What's behind Venezuela's interception of U.S. plane

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Venezuelan President Hugo Chavez said Friday that he has ordered two F-16 jets to intercept a U.S. military plane that twice violated Venezuelan airspace earlier in the day.

Chavez said the U.S. military plane, based on the Netherlands' Curacao island in the Caribbean, intruded in defiance of Venezuelan warnings, and were forced out of the Venezuelan airspace. The president said the U.S. provocative move was aimed at finding an excuse to launch a military attack against venezuela. However, the U.S. military has denied the allegation.

If the incident did happen, what would Chavez's tough and high-profile reaction affect the Venezuelan-U.S. relationship?

Political friction has been common between the two countries since Chavez took power in 1999. In September 2008, the two countries mutually expelled ambassadors.

Since U.S. President Barack Obama took office in 2009, Chavez has been looking forward to improving the bilateral ties. In April 2009, Chavez and Obama met on the sidelines of a meeting of the Organization of American States. Two months later, the ambassadorial-level diplomatic relationship was restored between the two countries.

However, the short honeymoon was terminated by two major incidents: the Venezuelan government accused the U.S. government of masterminding a Honduras coup in late June, and denounced a military cooperation agreement between Colombia and the United States on the lease of seven Colombian military bases.

The United States said its agreement with Colombia was aimed at fighting drug trafficking and terrorism, but Venezuela and many other Latin American countries said the agreement posed a grave threat to regional peace, security and stability.

Venezuela said the agreement was "utterly unacceptable," because the United States' real intention was to use Colombia as a platform to strengthen its presence in and reinforce its control over Latin America, so as to restore its influence in the region, suppress left-wing governments, interfere with Latin American affairs and stem regional integration.

In the following diplomatic campaign, Venezuela reduced weapon imports from Colombia, froze diplomatic ties with the country and put further pressure on it. However, all the efforts failed to prevent Colombia and the United States from signing the agreement on Oct. 30.

From early December, the Venezuelan government complained for several times that unmanned reconnaissance planes from Colombia entered its airspace. It also produced evidence to show that the United States was preparing to use Dutch "colonial territories" of Aruba and Curacao as platforms to attack Venezuela.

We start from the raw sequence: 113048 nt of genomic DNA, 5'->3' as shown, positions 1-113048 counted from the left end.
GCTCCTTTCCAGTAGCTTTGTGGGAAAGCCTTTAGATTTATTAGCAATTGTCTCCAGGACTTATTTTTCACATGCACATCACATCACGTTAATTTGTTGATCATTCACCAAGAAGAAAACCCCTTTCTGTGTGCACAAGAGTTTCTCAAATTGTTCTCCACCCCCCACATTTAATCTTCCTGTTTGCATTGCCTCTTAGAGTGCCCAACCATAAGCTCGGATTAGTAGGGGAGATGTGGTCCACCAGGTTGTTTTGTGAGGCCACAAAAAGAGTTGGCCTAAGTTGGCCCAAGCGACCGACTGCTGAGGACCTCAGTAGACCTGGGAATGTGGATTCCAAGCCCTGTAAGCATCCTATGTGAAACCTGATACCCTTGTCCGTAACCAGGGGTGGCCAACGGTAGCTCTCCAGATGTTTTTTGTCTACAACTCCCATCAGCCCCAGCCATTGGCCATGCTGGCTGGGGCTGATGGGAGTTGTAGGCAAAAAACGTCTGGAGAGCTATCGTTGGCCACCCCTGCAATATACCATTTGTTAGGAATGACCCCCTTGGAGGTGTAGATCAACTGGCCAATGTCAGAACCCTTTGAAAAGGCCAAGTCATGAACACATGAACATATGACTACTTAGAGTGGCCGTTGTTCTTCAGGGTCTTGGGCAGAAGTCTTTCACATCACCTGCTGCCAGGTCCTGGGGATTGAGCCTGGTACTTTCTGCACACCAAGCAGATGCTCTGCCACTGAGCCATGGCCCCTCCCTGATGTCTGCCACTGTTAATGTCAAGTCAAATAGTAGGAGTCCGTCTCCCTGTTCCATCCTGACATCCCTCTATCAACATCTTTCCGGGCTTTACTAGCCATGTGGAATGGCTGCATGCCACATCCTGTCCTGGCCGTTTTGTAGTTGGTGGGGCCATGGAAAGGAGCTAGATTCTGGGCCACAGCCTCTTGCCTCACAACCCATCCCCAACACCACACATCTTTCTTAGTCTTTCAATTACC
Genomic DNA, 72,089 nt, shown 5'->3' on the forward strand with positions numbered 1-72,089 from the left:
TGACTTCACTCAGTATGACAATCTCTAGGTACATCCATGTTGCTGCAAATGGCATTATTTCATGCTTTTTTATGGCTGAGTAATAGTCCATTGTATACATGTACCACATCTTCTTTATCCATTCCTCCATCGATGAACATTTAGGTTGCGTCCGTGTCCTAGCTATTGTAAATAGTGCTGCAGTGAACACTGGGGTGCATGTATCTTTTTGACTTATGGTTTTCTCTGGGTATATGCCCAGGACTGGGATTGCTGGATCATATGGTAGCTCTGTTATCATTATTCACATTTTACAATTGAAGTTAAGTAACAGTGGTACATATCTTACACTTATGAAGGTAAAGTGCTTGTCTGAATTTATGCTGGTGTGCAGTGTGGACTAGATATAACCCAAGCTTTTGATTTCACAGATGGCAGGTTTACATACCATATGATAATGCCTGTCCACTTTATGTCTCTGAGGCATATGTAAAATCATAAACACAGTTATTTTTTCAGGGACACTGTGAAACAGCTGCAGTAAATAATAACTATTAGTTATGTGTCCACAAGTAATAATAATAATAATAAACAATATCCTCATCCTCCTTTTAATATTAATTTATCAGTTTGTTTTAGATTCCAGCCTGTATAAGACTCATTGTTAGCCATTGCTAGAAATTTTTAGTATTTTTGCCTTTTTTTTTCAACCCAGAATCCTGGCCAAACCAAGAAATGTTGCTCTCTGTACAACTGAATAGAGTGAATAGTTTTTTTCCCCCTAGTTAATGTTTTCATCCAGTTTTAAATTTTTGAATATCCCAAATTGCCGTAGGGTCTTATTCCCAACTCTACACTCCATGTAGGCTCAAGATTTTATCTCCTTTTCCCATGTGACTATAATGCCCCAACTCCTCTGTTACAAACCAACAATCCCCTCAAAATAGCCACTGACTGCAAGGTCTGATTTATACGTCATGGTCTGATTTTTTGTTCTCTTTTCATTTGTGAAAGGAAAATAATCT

On the one hand, the latest interception of the U.S. plane by Venezuela was to show its tough stance against the United States and send a warning to Colombia. On the other hand, Venezuela intended to achieve a favorable position and take a upper hand its struggle with the U.S. in the world media.

As western media have given a full coverage of the incident, both pro-government and opposition media in Venezuela only reported the news as an insignificant story.

The sharp contrast reflected that the Venezuelan people have been accustomed to their country's frequent frictions with the United States. At the same time, few people are worried about the possible deterioration of the U.S.-Venezuelan ties.

Despite the ideological and political differences that often caused tension between Venezuelan and U.S. governments, their economic and trade relations have been going well.

As more than 1 million barrels of oil are exported to the United States daily, incoming U.S. dollars support Venezuela's huge social programs and government reforms.

The United States has been sensitive over Venezuela's close relationship with Iran, its nationalization trend and its procurement of weapons from Russia. But analysts said the Latin American country would not become a priority in U.S. foreign policies.

A continued status quo is probably what is expected for the ties between Venezuela and the United States. As minor friction may continue to happen, further deterioration of ties or military actions are not likely to happen.

In a recent interview with Xinhua, Venezuelan parliament foreign policy committee member Roy Daza said the main objective of the Venezuelan foreign policy this year is to continue to oppose the establishment of U.S. military bases in Colombia and to prevent the implementation of the U.S.-Colombia agreement by all necessary means, because the issue involves Venezuela's "core national security interests."

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